KLANG: After visiting single mother Shanti for R.AGE’s Christmastime in the City series, Malaysian artiste Russell Curtis was inspired to write the song Remember to highlight urban poverty in the country.
“We usually celebrate Christmas by having meals or parties with our families and exchanging gifts but for them, it’s not about the presents. They just want to get through their daily lives, and earn enough to eat and pay rent,” said Curtis.
“So I want to shine as much light as possible on the issue because there are people who don’t get to celebrate Christmas the way I do, or like most people do.”
The Christmastime in the City video series (rage.com.my/christmastime) saw R.AGE teaming up with artistes like Curtis, Bihzhu, Jumero, Chelsia Ng and Joy Victor to fulfil the Christmas wishes of urban poor families, and treat them to an exclusive carolling session.
Curtis performed at the home of Shanti, who earns below Selangor’s poverty line of RM1,500 per month per household. She works seven days a week, 12 hours a day, for a salary of RM600, which supports her five children aged between eight and 12.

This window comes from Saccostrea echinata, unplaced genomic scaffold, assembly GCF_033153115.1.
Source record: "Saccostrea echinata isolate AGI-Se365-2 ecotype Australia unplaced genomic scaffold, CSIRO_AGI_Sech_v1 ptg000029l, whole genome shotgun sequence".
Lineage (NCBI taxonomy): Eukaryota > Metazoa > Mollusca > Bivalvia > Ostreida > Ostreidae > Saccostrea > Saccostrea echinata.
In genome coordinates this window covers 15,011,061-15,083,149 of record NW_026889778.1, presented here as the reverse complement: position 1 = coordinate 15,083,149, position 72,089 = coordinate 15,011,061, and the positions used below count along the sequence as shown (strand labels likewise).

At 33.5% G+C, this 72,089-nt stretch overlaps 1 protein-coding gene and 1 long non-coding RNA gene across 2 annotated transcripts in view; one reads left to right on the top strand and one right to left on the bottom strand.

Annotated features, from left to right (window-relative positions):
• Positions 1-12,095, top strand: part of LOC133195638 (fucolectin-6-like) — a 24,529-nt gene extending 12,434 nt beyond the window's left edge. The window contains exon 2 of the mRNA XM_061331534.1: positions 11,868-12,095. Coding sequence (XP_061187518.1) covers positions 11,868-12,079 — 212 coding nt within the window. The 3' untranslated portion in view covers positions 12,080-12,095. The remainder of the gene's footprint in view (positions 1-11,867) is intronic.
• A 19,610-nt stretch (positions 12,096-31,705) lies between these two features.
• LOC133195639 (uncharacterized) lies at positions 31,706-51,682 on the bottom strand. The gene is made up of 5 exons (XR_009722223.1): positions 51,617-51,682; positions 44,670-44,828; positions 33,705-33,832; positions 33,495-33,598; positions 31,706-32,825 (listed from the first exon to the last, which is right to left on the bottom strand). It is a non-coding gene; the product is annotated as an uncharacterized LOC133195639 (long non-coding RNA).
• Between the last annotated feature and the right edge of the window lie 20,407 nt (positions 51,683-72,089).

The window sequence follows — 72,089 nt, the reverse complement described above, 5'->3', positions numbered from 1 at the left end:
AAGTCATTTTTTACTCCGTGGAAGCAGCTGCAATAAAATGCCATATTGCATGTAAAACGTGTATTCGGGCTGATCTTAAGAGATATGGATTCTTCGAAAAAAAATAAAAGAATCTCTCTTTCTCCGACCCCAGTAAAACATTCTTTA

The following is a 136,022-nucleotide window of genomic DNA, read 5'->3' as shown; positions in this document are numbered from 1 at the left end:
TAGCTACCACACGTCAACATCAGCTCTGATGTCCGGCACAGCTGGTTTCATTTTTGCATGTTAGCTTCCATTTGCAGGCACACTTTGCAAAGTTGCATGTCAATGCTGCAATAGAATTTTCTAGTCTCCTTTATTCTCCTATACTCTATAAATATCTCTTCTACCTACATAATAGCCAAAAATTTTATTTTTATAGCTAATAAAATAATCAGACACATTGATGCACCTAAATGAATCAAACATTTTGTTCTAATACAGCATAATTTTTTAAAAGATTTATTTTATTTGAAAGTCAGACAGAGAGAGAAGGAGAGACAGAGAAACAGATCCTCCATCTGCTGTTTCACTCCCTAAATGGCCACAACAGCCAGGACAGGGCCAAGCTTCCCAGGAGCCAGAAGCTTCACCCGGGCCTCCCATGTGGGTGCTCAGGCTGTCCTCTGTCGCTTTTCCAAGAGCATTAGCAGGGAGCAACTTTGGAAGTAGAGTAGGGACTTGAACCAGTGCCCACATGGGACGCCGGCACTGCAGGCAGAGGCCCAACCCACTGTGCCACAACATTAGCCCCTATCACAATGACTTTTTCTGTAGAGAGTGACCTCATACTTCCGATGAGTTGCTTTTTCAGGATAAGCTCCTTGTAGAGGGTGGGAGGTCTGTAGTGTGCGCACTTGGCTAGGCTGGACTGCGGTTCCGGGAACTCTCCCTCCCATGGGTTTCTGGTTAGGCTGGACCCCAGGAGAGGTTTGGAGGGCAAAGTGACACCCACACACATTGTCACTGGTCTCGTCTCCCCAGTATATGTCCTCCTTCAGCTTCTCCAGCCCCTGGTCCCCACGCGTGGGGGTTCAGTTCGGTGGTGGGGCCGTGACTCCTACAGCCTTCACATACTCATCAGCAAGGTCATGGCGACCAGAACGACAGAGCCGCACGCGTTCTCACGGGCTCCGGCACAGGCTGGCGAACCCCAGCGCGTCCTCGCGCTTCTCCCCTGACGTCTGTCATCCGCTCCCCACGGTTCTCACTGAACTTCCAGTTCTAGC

Deeply moved by his visit on Dec 14, Curtis began writing the song three days later.
“I started making calls last Sunday, booked the studio, and brought the musicians into the studio on Monday. Everyone came in on their own accord and we recorded until 7am!” said the 34-year-old singer-songwriter.
“After a few hours’ sleep, I went back to the studio to do some mixing and corrections till 5am on Wednesday for the song’s release (yesterday). So the recording of the song was literally done in 48 hours.”
He also got the help of fellow local artiste Elvira Arul, who hopes that Malaysians realise the severity of urban poverty in their backyard.
“I was supposed to be there for the (Christmastime in the City) shoot but couldn’t make it. But Russell, the boys of (indie band) Jumero and Joy told me what they saw and when Russell said he wanted to do something, we all asked when,” said Elvira.
For Curtis, who brought along his two sons, it wasn’t just an eye-opening experience but a realisation that there were a lot of things that needed to be done to end the vicious cycle.
“It’s time that the sources got channelled into causes that are really in dire need of support because from what I know, this cycle perpetuates itself from generation to generation,” said Curtis.
Although there are no plans yet for online downloads of Remember, Curtis said any future proceeds from the track would go towards Malaysian Care, a non-profit organisation to help empower the poor.
You can do your part via Malaysian Care’s RM20 Challenge, which calls on Malaysians to donate the amount and nominate five friends to do the same.
For more info, go to malaysiancare.org.
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